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Previous studies of the heating enhancement produced by microbubble ultrasound contrast agents have focused on the risks posed by unencapsulated bubbles. The results from theoretical simulations by the authors, however, indicate that the temperature rise due to viscous dissipation in the microbubble coatings may be sufficient to generate harmful bio-effects even under conventionally "safe" insonation conditions. The aim of this work was to make a preliminary experimental examination of the heating effect generated by contrast agents under diagnostic imaging conditions. Fine wire metal resistance thermometers were embedded in an agar block, with the wire tips protruding into a central cylindrical cavity into which suspensions of different types of microbubble agent (Optison®, Levovist® and Expancel®) could be injected. The results indicate that such agents do produce a measurable temperature rise under typical diagnostic conditions, which is of the same order of magnitude as that predicted theoretically. There are a number of areas of uncertainty, including the degree to which the sound field was modified by the presence of the contrast agent. If the validity of the results is confirmed by future experiments, however, there may be significant implications for the validity of existing safety guidelines. It may also be of interest for therapeutic applications in which enhanced heating is beneficial, e.g. ultrasonic ablation of tumours. © 2005 IEEE.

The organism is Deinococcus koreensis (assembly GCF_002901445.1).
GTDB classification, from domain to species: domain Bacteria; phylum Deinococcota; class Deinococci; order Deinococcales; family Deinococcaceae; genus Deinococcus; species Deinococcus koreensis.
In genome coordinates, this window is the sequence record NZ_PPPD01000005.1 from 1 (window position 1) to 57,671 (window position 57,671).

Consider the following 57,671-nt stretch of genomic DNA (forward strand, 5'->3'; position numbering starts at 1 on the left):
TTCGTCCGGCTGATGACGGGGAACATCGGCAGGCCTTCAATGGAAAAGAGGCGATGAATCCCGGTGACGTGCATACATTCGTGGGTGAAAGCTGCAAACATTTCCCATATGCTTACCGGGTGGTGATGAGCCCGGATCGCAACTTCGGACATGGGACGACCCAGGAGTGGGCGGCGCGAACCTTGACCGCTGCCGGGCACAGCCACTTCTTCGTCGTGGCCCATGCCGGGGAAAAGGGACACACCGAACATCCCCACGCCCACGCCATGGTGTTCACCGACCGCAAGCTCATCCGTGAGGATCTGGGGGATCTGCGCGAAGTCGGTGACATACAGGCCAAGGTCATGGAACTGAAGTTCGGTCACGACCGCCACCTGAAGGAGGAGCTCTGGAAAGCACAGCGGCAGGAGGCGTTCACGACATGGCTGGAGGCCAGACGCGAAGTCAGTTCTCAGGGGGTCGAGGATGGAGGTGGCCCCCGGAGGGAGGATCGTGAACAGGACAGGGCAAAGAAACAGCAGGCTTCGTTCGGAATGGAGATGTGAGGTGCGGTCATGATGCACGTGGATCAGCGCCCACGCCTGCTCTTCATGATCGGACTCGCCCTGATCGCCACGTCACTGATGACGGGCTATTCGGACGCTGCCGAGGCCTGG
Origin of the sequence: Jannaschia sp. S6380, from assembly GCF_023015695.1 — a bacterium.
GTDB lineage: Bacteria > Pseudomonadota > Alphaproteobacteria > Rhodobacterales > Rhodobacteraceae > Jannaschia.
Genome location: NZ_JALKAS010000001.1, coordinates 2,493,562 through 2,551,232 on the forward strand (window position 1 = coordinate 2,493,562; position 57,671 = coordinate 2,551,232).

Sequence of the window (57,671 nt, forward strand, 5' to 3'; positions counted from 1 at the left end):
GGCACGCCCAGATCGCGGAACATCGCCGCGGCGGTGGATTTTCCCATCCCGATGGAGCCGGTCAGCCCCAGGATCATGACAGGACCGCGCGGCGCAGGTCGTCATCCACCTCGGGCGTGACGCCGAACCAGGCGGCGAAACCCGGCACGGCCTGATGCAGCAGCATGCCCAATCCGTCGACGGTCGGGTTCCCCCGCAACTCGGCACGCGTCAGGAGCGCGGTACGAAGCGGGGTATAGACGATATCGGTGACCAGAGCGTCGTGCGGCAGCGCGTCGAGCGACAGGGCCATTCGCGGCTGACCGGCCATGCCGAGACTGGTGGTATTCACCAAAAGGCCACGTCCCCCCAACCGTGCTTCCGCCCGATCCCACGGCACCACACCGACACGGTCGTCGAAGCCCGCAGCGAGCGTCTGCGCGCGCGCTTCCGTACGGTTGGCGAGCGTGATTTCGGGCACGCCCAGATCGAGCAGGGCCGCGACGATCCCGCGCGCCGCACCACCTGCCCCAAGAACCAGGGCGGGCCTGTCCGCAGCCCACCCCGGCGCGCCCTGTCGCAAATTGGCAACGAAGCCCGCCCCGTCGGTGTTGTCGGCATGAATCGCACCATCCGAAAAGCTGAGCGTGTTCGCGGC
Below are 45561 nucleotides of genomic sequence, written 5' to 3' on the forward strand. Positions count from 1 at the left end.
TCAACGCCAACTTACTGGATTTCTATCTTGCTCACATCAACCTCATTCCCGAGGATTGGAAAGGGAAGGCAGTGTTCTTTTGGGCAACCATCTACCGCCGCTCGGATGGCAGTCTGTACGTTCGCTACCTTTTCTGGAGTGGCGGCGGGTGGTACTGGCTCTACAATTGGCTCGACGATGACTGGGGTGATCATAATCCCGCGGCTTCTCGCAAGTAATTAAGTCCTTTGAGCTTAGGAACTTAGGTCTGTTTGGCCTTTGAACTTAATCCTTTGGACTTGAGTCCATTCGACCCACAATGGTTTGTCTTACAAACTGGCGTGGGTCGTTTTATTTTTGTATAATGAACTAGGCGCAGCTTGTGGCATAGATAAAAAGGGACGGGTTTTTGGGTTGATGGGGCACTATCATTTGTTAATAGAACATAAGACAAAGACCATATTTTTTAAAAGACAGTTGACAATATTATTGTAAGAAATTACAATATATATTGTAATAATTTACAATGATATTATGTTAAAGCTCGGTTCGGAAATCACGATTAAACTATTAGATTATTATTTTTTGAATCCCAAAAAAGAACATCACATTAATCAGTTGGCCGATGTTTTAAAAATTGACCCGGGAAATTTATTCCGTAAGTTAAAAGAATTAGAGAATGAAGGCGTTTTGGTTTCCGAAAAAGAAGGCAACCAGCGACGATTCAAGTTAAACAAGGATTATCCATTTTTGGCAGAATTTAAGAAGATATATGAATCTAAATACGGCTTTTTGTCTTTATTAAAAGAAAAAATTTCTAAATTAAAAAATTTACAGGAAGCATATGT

Original publication




Journal article


Proceedings - IEEE Ultrasonics Symposium

Publication Date





1999 - 2002